Updated 26 March 2014

Diet and a beautiful skin

Experts know that acne is not primarily influenced by what we eat. However, a recent study points to a possible link between acne, diet and high blood insulin levels.


Most teenagers spend their lives agonising about their skin and those pimples that appear just before an important social event like the Matric Dance. What is not as well known is the fact that many adults also suffer from acne long after they have left puberty behind.

Acne at any age can be a disfiguring, socially-restricting disease, and it is understandable that people both young and old are constantly searching for ‘miracle cures’ for their blemished skin.

One of the first factors that most people think about when it comes to acne, is the possible role played by diet and food. While a healthy diet can contribute to a beautiful skin, acne is not primarily influenced by what you eat.

However, a review published in a dermatology journal called ‘Retinoids’ has identified a possible link between diet, high blood insulin levels and acne.

Acne and hormones
Acne is caused by sex hormone imbalances, which is why it occurs commonly during puberty when young men and women are exposed to high levels of male and female hormones.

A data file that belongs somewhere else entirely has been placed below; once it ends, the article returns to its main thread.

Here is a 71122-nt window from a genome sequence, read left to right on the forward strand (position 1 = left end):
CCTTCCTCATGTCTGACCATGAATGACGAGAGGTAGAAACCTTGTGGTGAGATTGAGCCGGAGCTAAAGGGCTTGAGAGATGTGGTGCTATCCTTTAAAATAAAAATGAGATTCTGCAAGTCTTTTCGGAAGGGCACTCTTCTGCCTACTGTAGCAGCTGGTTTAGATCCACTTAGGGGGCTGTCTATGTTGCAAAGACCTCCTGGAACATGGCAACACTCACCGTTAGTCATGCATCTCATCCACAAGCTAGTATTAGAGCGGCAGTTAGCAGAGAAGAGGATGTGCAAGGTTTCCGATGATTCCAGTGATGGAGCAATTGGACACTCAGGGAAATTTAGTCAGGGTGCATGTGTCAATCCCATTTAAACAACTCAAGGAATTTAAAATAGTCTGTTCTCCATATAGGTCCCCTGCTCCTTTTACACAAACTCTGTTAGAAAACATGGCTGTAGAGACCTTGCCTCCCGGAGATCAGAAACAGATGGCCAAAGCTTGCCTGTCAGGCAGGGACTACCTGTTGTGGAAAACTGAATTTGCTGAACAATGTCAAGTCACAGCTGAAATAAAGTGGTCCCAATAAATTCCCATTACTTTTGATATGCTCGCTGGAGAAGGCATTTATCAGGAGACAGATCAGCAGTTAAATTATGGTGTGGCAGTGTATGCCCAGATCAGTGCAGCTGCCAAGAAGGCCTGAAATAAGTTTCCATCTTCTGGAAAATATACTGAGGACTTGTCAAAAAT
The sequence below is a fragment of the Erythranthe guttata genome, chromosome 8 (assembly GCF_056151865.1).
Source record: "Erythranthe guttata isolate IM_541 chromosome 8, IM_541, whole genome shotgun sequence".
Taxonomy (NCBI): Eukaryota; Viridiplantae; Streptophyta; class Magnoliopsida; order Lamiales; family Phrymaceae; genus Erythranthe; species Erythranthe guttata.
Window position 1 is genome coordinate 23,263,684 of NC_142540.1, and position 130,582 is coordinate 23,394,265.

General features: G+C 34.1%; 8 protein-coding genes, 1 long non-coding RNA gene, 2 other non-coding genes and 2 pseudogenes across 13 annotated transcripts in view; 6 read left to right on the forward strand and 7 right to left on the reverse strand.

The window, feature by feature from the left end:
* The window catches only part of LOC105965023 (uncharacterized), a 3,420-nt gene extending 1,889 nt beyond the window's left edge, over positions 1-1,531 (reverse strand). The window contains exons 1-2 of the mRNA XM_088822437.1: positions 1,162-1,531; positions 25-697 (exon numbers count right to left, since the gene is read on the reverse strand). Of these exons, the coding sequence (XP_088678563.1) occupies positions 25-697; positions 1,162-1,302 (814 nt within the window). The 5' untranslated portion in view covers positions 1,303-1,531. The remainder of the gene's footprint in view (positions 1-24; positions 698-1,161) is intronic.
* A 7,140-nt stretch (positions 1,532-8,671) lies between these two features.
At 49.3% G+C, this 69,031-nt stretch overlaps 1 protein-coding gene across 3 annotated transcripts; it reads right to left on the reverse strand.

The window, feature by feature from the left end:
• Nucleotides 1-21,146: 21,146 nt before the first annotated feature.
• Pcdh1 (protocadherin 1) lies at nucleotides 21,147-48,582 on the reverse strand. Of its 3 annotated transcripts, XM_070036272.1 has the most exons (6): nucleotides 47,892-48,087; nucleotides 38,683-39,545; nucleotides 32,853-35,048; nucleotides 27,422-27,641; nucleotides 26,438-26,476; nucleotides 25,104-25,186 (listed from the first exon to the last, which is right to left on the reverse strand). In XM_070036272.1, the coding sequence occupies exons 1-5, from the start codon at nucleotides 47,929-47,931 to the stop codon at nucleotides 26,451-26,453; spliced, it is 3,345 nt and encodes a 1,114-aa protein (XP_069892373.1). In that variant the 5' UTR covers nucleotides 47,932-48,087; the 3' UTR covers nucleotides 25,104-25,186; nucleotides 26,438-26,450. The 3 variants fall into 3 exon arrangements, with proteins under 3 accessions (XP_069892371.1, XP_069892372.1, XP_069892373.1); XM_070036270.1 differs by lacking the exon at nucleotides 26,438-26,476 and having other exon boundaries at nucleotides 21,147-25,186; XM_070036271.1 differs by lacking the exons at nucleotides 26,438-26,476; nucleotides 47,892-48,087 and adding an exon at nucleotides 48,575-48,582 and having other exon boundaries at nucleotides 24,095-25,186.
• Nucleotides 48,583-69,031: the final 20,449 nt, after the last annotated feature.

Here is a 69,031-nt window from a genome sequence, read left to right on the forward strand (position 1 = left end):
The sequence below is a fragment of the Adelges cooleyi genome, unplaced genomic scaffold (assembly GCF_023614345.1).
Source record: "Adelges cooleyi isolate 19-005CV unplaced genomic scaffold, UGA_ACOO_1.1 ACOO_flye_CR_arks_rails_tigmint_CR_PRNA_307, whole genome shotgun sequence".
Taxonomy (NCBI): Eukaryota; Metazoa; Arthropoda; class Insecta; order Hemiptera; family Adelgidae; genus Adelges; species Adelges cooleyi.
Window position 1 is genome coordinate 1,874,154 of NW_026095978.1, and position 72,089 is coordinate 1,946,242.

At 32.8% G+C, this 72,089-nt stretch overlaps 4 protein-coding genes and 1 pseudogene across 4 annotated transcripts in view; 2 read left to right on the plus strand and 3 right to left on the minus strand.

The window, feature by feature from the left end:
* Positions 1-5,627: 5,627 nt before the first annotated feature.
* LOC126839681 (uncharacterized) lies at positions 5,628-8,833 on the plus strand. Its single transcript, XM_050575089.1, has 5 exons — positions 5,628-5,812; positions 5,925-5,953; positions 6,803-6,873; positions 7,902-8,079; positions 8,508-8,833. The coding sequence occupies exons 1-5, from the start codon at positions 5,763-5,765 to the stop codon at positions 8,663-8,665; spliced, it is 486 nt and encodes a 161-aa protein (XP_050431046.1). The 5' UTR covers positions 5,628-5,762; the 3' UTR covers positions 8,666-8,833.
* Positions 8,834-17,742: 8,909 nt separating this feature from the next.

If you are plagued by pustules and pimples, it is a good idea to consult a dermatologist to find out what treatment options there are, e.g. hormone-regulating pills like Diane, or tetracyclines, or Roaccutane. The dermatologist will explain how each one of these treatments work and help you by prescribing the option that is most suitable to the kind of acne you suffer from and the severity thereof.

Besides eating a healthy, balanced diet to prevent deficiencies and ensure all-round glowing health, no dietary supplement will make your acne go away. Most patients need medical treatment to cure this skin condition.

New research
A study that investigated the possible influence of diet on acne showed that there might be a link between acne and high insulin levels in the blood.

The authors compared the insulin levels of two populations with a non-western lifestyle (plenty of exercise and a diet based on non-processed plant foods) and those eating a western diet (rich in fat and highly processed carbohydrates) with a western lifestyle (very little exercise).

The Kitavan Islanders in Papua New Guinea and the Ache hunter-gatherers in Paraguay had low blood insulin levels and a very low incidence of obesity, diabetes and acne. The western populations, on the other hand, had high insulin levels, and high incidences of obesity, diabetes and acne.

The typical diet of the non-western populations consists of fruit, vegetables, roots, nuts, fish and meat, which produce what is called a ‘low glycaemic load’. Typical western diets are rich in fat and have a high glycaemic load thanks to the large quantities of sifted, processed carbohydrates they contain.

The theory explained